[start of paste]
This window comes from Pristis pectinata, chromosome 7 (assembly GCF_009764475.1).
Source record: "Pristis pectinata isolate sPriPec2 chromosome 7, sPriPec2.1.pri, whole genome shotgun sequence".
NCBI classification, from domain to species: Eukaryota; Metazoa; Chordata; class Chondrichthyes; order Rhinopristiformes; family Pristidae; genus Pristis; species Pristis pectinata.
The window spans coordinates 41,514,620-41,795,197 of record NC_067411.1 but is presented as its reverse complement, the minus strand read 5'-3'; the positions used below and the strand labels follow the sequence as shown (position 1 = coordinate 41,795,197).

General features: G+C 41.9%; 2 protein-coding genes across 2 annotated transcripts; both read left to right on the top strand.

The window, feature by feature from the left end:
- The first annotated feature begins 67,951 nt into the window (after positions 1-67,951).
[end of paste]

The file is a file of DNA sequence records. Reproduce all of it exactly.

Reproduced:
This window comes from Pristis pectinata, chromosome 7 (assembly GCF_009764475.1).
Source record: "Pristis pectinata isolate sPriPec2 chromosome 7, sPriPec2.1.pri, whole genome shotgun sequence".
NCBI classification, from domain to species: Eukaryota; Metazoa; Chordata; class Chondrichthyes; order Rhinopristiformes; family Pristidae; genus Pristis; species Pristis pectinata.
The window spans coordinates 41,514,620-41,795,197 of record NC_067411.1 but is presented as its reverse complement, the minus strand read 5'-3'; the positions used below and the strand labels follow the sequence as shown (position 1 = coordinate 41,795,197).

General features: G+C 41.9%; 2 protein-coding genes across 2 annotated transcripts; both read left to right on the top strand.

The window, feature by feature from the left end:
- The first annotated feature begins 67,951 nt into the window (after positions 1-67,951).